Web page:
Many of Wednesday's papers focus on the row surrounding Boris Johnson's comments about women wearing the burka and niqab.
"Spineless" is the Daily Mirror's headline, reflecting Labour's accusation that Theresa May is "weak" for her refusal to suspend him.
Its columnist, Alison Phillips, describes Mr Johnson's remarks as "clanging klaxon xenophobia" calculated to put himself at odds with the Conservative establishment in "the pursuit of power".
A politics professor tells the Financial Times his comments were "intended to appeal to the grassroots of the party", because "the key to his appeal to Tory supporters is his continued newsworthiness".
The Times warns of the "potentially lethal consequences" of "the politics of division". It says the murder of the MP Jo Cox "should weigh on political campaigners".
Elsewhere, images of seven-year-old Joel Uhrie - who died in a suspected arson attack on his home in south-east London - feature prominently.
One poignant photograph shows him in a firefighter outfit. The Daily Mail says the "tender family portrait" is "enough to break your heart", while the Sun laments he "never got the chance to be a real fireman".
The International Holocaust Remembrance Alliance is said by the Daily Telegraph to have accused Labour of "undermining" efforts to stamp out anti-Semitism, by refusing to accept its definition of the term.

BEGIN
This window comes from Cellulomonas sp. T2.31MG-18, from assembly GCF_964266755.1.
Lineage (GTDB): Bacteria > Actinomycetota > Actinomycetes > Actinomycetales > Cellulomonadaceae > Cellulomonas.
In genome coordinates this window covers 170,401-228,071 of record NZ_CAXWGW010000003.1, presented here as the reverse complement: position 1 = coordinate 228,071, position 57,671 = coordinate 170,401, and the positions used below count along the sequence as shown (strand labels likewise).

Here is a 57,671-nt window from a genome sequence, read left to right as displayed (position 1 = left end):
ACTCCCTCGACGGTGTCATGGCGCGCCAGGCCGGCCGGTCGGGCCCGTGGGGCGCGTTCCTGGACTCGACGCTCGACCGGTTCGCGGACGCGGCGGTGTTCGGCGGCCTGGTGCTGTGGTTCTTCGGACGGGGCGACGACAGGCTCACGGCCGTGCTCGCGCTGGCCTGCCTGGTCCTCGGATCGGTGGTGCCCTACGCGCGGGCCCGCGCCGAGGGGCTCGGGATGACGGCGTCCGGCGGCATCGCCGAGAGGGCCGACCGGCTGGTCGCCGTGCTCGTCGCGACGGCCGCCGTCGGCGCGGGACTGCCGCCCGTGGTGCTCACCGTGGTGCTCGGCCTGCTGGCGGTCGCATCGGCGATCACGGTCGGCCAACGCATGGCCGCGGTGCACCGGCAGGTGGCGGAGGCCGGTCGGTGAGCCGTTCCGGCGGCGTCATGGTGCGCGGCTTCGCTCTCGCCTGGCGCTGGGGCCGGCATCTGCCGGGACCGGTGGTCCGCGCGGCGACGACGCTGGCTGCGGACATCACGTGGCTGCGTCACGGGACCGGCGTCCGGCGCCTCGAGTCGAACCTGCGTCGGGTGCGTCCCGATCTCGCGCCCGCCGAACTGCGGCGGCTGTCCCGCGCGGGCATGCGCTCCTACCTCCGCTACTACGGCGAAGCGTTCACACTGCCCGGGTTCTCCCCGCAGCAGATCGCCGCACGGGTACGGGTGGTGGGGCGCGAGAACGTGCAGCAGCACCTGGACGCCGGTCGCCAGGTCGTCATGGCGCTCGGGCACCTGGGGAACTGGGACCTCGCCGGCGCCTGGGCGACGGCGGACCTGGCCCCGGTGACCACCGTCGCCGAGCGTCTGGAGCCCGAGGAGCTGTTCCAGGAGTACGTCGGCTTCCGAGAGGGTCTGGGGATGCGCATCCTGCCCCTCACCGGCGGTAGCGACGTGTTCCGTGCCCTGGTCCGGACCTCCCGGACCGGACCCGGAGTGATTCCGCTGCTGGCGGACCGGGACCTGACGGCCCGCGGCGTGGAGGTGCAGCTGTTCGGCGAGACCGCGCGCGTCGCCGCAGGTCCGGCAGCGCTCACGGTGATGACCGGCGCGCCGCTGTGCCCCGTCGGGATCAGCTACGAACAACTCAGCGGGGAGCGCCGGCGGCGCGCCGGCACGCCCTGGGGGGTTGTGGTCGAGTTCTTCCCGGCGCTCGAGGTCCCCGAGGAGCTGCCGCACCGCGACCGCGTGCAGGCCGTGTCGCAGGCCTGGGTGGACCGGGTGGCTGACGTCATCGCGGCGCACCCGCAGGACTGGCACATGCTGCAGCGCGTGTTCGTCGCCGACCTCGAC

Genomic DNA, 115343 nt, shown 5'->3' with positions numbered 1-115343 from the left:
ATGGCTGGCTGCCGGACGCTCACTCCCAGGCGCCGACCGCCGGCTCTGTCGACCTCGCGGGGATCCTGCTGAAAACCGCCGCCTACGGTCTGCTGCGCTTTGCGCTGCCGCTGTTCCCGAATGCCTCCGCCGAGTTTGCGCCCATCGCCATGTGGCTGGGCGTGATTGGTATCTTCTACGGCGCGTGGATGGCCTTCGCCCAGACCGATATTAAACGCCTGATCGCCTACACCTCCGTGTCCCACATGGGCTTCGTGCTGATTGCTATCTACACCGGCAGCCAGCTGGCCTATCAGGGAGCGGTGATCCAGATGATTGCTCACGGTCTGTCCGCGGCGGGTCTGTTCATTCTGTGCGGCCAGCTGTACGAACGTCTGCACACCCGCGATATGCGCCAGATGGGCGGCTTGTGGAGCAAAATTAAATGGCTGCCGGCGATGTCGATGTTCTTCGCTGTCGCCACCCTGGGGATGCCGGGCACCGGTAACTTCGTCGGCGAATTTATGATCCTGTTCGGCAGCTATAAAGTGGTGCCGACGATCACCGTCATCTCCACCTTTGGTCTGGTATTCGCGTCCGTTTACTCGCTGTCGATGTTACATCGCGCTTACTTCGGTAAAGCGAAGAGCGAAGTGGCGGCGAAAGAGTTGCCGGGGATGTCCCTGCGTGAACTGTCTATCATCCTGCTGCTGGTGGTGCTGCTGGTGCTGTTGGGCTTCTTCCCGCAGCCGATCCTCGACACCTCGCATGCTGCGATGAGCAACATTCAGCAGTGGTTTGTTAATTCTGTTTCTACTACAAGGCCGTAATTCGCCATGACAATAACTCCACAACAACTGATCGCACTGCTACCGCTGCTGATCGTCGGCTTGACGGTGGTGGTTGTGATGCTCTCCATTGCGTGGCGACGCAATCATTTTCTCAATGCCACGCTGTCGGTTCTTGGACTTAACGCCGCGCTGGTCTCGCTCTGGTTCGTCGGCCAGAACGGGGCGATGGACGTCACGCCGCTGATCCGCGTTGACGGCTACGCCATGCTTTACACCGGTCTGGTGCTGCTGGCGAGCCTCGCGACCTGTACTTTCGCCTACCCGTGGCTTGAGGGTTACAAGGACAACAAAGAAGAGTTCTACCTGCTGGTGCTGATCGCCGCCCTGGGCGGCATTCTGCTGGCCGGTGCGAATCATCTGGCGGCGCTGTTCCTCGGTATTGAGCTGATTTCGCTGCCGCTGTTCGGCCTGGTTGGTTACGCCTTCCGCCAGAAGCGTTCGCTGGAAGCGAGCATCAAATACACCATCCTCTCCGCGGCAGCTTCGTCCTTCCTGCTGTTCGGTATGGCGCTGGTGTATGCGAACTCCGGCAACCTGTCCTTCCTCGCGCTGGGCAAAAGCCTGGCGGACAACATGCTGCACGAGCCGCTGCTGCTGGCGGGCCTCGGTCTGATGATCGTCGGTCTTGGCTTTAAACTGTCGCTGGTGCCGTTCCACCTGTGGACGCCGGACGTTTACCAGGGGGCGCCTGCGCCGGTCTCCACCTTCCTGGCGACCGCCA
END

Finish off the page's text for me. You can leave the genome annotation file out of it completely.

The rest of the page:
In what the paper calls its first intervention in the row, the organisation warns that adding or removing sections of its guidance risks damaging efforts to prevent racism by causing division.
Meanwhile, Dame Margaret Hodge, who was threatened with an inquiry after she clashed with Jeremy Corbyn over Labour's approach to anti-Semitism, tells the Guardian the party is "trying to purge" the leader's "parliamentary critics".
She called on officials to drop their disciplinary proceedings against her fellow backbencher, Ian Austin.
He is understood to have been accused of "abusive conduct in parliament" - but Dame Margaret said he should not be punished for "arguing passionately for what he believes in".
The Independent online newspaper carries claims by Amnesty International that European countries - including the UK - are "complicit" in a rise in the number of refugees dying in the Mediterranean and a surge in the number being kept in "squalid" detention centres in Libya.
The report insists EU policy is designed to contain migrants in Libya, while undermining the humanitarian effort to save lives.
There is no official response, although the paper says the Home Office has been contacted for comment.
Huffpost reports that Jobcentre workers are told not to keep a record of the number of people they direct to foodbanks.
A directive, issued by the Department of Work and Pensions, is said to inform staff they must not use the term "referral" or "voucher" when "signposting" claimants to food aid, and can make a note only if the foodbank requests authentication.
A spokesperson for the DWP insists it's "constantly reviewing research carried out by organisations" to add to its understanding of foodbanks.
And striking photographs of World War Two soldiers in drag, which were banned by the Ministry of Information, are published in the Daily Telegraph.
The servicemen are seen running to man the coastal defences in Kent while wearing dresses and bonnets, after an air raid siren interrupted their rehearsals for a variety show.
One man did not even have time to grab his helmet.
Officials were said to be "alarmed" that the images could give the impression British troops were not as manly as they might be.